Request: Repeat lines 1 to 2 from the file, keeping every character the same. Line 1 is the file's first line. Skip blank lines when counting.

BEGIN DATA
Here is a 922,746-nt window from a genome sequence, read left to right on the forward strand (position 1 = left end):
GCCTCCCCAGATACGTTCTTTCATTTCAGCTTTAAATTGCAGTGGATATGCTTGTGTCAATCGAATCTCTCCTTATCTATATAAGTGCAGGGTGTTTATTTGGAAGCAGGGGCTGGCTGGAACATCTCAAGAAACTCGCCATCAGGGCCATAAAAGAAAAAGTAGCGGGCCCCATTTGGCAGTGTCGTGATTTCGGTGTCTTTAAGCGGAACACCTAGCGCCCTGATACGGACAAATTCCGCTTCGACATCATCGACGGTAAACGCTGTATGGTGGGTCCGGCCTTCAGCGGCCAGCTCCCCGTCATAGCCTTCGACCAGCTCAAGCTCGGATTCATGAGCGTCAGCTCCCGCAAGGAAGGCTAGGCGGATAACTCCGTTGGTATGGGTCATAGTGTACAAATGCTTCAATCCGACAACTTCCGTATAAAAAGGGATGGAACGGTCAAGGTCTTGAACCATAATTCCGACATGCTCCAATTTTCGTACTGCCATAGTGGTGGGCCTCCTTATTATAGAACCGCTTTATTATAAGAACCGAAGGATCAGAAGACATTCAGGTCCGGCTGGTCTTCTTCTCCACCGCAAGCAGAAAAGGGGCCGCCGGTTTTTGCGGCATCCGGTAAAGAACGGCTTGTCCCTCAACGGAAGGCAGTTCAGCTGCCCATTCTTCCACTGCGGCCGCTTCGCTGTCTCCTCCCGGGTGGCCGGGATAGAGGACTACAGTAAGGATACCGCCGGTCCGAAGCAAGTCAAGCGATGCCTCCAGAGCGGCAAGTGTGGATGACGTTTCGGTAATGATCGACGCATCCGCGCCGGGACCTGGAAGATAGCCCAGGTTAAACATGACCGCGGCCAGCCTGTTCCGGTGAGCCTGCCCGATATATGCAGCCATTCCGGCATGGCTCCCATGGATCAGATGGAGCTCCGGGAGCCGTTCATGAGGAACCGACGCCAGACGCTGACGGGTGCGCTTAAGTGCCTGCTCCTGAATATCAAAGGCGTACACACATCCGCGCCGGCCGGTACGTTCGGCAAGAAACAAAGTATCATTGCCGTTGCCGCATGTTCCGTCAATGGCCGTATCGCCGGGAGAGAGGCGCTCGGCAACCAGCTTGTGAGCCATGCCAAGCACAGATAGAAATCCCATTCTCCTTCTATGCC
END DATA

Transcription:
Here is a 922,746-nt window from a genome sequence, read left to right on the forward strand (position 1 = left end):
GCCTCCCCAGATACGTTCTTTCATTTCAGCTTTAAATTGCAGTGGATATGCTTGTGTCAATCGAATCTCTCCTTATCTATATAAGTGCAGGGTGTTTATTTGGAAGCAGGGGCTGGCTGGAACATCTCAAGAAACTCGCCATCAGGGCCATAAAAGAAAAAGTAGCGGGCCCCATTTGGCAGTGTCGTGATTTCGGTGTCTTTAAGCGGAACACCTAGCGCCCTGATACGGACAAATTCCGCTTCGACATCATCGACGGTAAACGCTGTATGGTGGGTCCGGCCTTCAGCGGCCAGCTCCCCGTCATAGCCTTCGACCAGCTCAAGCTCGGATTCATGAGCGTCAGCTCCCGCAAGGAAGGCTAGGCGGATAACTCCGTTGGTATGGGTCATAGTGTACAAATGCTTCAATCCGACAACTTCCGTATAAAAAGGGATGGAACGGTCAAGGTCTTGAACCATAATTCCGACATGCTCCAATTTTCGTACTGCCATAGTGGTGGGCCTCCTTATTATAGAACCGCTTTATTATAAGAACCGAAGGATCAGAAGACATTCAGGTCCGGCTGGTCTTCTTCTCCACCGCAAGCAGAAAAGGGGCCGCCGGTTTTTGCGGCATCCGGTAAAGAACGGCTTGTCCCTCAACGGAAGGCAGTTCAGCTGCCCATTCTTCCACTGCGGCCGCTTCGCTGTCTCCTCCCGGGTGGCCGGGATAGAGGACTACAGTAAGGATACCGCCGGTCCGAAGCAAGTCAAGCGATGCCTCCAGAGCGGCAAGTGTGGATGACGTTTCGGTAATGATCGACGCATCCGCGCCGGGACCTGGAAGATAGCCCAGGTTAAACATGACCGCGGCCAGCCTGTTCCGGTGAGCCTGCCCGATATATGCAGCCATTCCGGCATGGCTCCCATGGATCAGATGGAGCTCCGGGAGCCGTTCATGAGGAACCGACGCCAGACGCTGACGGGTGCGCTTAAGTGCCTGCTCCTGAATATCAAAGGCGTACACACATCCGCGCCGGCCGGTACGTTCGGCAAGAAACAAAGTATCATTGCCGTTGCCGCATGTTCCGTCAATGGCCGTATCGCCGGGAGAGAGGCGCTCGGCAACCAGCTTGTGAGCCATGCCAAGCACAGATAGAAATCCCATTCTCCTTCTATGCC